In the Austrian hereditary lands, the first traces of an orderly and regular postal service can be detected under Emperor Frederick III. A postal centre had developed in Innsbruck. Demonstrable chains of posts were established in Linz and Vienna. Around 1508, postmasters established stations with horse changing through Tyrol and Styria. Regular provincial posts were established relatively quickly, which can be regarded as the basis of the later Austrian postal facilities.
After the division of the Austrian hereditary lands, various well-known families were responsible for individual postal regions.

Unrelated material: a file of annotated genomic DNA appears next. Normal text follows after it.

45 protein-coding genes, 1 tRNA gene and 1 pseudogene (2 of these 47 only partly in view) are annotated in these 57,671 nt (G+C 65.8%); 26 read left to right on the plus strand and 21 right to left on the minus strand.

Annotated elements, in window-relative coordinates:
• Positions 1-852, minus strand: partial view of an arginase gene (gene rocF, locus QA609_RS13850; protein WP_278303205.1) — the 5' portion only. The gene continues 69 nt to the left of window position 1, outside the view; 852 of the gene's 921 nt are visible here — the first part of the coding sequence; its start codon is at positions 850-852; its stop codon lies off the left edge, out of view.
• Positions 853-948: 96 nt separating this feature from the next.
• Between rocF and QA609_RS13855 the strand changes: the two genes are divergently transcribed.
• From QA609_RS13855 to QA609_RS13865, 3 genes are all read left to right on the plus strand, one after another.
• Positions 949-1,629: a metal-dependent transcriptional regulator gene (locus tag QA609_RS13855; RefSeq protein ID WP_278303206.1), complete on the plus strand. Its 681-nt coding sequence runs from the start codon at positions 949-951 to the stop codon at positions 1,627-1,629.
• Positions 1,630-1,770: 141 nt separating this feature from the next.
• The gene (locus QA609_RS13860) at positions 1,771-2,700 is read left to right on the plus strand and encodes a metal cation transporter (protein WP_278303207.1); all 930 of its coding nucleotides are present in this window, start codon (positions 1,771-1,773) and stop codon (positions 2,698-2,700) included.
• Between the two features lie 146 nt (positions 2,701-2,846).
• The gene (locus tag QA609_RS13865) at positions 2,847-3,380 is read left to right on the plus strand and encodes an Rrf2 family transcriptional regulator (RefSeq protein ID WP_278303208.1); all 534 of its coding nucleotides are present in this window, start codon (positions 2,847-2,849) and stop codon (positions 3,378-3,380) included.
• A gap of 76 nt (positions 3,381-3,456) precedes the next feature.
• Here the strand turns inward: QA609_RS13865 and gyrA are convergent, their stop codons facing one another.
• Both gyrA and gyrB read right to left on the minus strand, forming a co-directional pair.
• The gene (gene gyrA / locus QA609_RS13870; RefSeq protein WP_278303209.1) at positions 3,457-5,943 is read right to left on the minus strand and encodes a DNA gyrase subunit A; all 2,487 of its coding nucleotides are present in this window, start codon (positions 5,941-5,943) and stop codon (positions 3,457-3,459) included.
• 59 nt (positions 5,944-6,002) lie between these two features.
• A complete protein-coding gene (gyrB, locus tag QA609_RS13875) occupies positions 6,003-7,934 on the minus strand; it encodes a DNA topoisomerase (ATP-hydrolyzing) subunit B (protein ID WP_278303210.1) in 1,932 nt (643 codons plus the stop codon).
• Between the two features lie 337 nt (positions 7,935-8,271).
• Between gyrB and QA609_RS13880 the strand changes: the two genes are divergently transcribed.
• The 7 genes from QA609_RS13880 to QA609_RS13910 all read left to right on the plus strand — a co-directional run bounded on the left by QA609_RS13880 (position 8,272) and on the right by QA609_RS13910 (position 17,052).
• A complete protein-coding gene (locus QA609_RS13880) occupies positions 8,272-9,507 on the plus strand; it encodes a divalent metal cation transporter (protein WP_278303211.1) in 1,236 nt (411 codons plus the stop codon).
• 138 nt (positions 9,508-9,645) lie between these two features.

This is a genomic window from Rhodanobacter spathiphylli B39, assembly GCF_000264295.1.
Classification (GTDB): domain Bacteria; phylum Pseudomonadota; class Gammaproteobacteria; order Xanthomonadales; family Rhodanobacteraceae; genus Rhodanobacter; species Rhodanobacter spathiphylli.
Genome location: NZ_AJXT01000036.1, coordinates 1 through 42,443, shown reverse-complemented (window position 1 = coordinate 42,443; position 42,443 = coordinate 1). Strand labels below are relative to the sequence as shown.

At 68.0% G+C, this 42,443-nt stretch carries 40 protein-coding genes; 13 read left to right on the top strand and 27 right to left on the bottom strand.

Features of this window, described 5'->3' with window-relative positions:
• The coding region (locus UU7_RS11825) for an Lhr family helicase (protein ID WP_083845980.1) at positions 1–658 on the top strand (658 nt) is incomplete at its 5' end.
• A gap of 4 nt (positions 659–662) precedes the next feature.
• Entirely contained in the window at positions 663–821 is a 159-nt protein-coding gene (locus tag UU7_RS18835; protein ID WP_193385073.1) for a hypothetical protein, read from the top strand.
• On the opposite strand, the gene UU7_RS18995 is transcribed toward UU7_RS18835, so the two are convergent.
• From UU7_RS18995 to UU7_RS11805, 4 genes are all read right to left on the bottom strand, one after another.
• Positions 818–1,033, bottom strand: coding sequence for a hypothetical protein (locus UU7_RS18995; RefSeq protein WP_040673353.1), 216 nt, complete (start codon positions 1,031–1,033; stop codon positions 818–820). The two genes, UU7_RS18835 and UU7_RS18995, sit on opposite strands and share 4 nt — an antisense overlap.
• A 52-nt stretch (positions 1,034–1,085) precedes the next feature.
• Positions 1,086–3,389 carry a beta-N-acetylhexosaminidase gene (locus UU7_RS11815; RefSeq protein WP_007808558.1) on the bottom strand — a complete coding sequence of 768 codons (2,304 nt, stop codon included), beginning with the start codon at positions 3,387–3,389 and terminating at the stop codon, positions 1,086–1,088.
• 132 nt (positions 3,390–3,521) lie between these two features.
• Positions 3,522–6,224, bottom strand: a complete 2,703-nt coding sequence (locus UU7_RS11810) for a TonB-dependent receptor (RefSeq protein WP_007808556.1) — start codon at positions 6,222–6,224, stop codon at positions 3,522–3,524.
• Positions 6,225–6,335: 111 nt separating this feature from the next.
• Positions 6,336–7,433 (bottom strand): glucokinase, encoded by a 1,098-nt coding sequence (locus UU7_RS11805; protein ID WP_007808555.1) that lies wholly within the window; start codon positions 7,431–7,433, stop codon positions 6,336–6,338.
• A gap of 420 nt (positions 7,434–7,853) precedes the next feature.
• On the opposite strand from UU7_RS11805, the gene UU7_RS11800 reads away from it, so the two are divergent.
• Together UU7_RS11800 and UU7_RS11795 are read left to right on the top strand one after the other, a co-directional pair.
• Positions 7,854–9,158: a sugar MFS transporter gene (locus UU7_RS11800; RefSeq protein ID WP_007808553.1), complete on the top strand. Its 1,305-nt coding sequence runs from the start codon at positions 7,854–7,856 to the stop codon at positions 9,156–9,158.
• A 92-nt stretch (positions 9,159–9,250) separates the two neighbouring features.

Until the establishment of the independent Kingdom of Hungary on May 1, 1867, the postal administration of Hungary was under the control of the Imperial and Royal Ministry of Commerce in Vienna. Common stamps were issued.
As a result of the collapse in November 1918, only a part of the former Habsburg Empire remained as the Republic of Austria, and in the same year Austria joined the Universal Postal Union. Austria's postal system, from 1938 as part of the German Reichspost, was currently controlled from Berlin. After seven years of suppressed statehood, the badly damaged country was divided into four occupation zones. It was not until the State Treaty of 1953 that the postal and telecommunications system was freed from any paternalism.
Entry into the Universal Postal Union: 1 July 1875